And as “silly” as you think Judas is to being a righteous servant (after his restitution and 2nd coming), others think it is not to much more absurd to “shoehorn” Jesus into Isaiah 53. Early Christian writers did use selected verses from the Hebrew sacred writings to “paint Judas as the villain”, the “guy in the black hat”. He was “fulfilling prophecies”. Likewise, they intentionally selected a small number of other verses to paint Jesus as the “good guy”. But objectively speaking, many (all) of the verses would apply to Israel/Judah (their people and legitimate human leaders), exactly what Isaiah had meant to write. You could loosely interpret some to other humans or maybe even angels. Certain verses even apply much more to Judas then to Jesus (as I demonstrated with little effort). And those, if you apply them to Jesus, negates a good portion of what the NT is trying to show about Jesus. The verses minimize the power of Jesus. They make absurd his deeds and words. For example, some people see that without Judas, then no “betrayal, no crucifixion, no salvation”. Or, as we definitely see in the gospels, Jesus was sinful, so if he became sinless after that did anyone “bear his sins, if sins HAVE to be borne by some other person- since God doesn’t need a person to save Jesus or you. Jesus supposedly didn’t need anyone or anything to prolong his life, have children, etc. Those verses make Jesus appear to be a character in an absurd fictional novel or dramatic play. A “devil” or an “anti-Christ” might read Jesus into Isaiah 53. Of course, the NT contradicts itself quite often, so apologists, sophists try hard to reinterpret the words to fit a few of the claims or “proofs” for Jesus.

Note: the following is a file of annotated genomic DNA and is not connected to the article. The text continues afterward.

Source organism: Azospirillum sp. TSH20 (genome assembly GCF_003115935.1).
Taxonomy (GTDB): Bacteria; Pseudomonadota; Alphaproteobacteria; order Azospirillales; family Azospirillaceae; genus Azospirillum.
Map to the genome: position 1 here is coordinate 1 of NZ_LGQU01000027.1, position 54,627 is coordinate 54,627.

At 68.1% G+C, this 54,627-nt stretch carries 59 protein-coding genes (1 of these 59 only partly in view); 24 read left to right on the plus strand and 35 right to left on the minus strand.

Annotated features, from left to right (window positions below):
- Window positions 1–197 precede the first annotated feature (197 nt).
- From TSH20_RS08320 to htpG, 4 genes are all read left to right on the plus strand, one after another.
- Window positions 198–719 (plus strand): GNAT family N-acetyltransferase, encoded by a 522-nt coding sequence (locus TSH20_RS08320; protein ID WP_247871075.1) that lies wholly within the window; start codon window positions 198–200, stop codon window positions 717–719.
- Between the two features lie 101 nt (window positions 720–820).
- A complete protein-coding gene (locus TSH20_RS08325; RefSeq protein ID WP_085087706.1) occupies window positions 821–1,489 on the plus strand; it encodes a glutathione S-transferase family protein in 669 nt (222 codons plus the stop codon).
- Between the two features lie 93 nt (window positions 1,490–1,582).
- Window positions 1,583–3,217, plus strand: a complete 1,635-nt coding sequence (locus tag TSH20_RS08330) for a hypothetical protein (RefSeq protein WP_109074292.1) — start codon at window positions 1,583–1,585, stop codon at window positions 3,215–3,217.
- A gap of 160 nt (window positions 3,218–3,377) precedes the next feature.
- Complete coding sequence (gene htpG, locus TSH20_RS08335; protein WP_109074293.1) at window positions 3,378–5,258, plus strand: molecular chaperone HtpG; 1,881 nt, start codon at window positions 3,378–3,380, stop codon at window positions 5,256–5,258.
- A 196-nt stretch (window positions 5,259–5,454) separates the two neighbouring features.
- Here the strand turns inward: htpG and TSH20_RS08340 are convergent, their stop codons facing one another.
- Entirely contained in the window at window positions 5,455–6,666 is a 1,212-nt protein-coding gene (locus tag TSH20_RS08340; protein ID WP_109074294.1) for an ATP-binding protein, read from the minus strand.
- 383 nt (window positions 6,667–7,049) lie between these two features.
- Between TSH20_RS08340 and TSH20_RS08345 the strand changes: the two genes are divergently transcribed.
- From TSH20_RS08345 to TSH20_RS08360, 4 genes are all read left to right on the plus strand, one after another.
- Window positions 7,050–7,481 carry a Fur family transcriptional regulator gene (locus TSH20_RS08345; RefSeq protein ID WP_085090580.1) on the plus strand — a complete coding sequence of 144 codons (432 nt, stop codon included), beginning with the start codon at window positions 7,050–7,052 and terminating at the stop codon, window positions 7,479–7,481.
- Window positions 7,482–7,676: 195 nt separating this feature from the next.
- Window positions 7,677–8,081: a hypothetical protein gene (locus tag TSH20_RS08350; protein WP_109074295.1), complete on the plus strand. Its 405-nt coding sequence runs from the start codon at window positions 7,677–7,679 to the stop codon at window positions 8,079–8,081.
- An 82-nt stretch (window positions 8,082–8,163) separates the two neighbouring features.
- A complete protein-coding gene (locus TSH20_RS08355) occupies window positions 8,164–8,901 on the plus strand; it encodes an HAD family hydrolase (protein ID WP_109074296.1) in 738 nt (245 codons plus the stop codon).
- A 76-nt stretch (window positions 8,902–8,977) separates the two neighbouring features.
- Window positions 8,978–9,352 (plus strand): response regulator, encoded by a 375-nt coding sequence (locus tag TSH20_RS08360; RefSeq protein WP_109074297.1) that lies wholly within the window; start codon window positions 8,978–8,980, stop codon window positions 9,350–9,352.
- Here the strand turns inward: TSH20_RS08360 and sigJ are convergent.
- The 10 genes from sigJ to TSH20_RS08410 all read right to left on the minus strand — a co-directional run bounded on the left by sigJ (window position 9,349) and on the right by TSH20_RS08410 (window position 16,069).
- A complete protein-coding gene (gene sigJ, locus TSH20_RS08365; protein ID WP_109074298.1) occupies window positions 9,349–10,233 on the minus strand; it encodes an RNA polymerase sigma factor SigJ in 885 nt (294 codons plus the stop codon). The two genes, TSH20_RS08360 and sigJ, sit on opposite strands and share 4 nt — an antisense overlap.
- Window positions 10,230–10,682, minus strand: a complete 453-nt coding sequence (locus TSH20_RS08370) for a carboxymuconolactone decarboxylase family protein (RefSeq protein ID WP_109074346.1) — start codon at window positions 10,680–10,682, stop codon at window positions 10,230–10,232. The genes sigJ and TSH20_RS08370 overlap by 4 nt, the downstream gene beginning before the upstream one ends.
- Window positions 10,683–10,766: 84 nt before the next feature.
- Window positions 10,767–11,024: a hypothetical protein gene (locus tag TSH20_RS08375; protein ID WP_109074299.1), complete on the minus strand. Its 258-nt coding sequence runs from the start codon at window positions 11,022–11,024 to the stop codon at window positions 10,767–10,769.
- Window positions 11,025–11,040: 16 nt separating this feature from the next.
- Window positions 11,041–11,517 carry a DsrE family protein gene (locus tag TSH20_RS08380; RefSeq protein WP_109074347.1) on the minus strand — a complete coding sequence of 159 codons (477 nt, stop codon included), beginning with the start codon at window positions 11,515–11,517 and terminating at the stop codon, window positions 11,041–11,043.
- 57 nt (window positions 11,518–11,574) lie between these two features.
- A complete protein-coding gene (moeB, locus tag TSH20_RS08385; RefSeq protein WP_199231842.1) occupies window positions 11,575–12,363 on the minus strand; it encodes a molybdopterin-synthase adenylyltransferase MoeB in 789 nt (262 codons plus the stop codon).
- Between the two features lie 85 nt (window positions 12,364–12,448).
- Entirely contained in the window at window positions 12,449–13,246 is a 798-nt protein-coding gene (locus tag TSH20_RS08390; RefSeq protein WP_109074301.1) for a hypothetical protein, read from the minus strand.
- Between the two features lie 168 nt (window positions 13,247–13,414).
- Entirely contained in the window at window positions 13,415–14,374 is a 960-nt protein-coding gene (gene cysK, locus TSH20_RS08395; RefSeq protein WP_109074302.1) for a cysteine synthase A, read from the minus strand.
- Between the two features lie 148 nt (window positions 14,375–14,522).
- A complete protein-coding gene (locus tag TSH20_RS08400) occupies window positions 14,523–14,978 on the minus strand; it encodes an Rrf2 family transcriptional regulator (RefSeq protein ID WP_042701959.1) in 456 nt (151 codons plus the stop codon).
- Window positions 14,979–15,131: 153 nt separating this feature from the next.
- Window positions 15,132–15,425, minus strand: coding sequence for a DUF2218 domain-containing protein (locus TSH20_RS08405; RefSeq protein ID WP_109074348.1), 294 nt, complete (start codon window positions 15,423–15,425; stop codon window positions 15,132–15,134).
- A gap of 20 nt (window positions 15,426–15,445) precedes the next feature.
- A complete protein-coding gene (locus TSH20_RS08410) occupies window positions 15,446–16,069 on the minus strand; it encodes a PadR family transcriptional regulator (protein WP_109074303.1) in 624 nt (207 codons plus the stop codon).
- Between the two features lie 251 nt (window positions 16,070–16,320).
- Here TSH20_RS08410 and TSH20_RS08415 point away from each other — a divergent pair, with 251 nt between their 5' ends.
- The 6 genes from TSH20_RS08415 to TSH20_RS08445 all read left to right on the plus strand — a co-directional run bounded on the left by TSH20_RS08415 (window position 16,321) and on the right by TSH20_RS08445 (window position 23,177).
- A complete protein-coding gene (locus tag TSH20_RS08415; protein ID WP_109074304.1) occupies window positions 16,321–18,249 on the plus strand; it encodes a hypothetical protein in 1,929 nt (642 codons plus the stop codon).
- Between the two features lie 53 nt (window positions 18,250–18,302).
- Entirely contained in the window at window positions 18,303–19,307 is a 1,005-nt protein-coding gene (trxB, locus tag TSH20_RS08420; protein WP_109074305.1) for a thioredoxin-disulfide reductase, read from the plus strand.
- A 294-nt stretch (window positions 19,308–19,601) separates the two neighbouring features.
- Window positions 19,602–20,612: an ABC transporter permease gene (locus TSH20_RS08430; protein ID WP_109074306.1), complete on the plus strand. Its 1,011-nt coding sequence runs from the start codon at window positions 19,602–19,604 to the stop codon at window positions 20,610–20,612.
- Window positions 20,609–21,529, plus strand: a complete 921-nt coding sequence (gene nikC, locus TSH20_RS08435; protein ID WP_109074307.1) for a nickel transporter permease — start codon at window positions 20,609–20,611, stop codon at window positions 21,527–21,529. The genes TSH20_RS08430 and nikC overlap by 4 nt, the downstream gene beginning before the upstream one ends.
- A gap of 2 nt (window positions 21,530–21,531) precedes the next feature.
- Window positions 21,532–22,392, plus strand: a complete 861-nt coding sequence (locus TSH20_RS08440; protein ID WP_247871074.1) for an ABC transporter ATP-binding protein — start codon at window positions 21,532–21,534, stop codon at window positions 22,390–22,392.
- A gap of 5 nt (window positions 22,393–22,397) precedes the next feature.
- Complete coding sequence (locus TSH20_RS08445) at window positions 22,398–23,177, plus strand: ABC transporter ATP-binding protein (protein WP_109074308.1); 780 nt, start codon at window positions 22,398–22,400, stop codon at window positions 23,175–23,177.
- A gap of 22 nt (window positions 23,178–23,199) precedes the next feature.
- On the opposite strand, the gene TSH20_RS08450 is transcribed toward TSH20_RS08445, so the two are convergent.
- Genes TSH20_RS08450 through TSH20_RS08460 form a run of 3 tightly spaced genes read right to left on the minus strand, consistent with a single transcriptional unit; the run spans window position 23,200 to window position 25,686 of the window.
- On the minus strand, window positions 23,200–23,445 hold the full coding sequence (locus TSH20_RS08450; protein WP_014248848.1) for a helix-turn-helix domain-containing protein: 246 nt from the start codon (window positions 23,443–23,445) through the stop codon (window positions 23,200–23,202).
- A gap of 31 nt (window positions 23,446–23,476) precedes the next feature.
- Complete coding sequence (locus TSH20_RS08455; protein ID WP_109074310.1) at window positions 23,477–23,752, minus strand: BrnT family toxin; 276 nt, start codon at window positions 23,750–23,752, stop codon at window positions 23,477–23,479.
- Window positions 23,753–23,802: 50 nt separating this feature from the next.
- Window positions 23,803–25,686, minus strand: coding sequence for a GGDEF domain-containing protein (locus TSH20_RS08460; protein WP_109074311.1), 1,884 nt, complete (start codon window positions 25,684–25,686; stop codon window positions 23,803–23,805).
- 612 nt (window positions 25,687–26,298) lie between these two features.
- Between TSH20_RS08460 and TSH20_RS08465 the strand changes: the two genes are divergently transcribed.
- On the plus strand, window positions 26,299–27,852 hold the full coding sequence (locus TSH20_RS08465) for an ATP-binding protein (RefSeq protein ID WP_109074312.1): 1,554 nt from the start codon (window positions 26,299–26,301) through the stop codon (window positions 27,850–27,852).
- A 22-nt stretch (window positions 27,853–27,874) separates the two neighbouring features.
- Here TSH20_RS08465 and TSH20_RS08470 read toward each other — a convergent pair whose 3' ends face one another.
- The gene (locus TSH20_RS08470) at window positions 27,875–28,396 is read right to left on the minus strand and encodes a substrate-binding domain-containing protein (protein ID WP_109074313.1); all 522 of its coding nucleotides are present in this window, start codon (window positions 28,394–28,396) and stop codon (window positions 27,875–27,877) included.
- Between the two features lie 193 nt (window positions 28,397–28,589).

• Yedidiah says:

      Sorry. Somehow this reply, to the article on “Isaiah 53, Micah 7, Isaiah 62”. got attached to a response in the wrong post.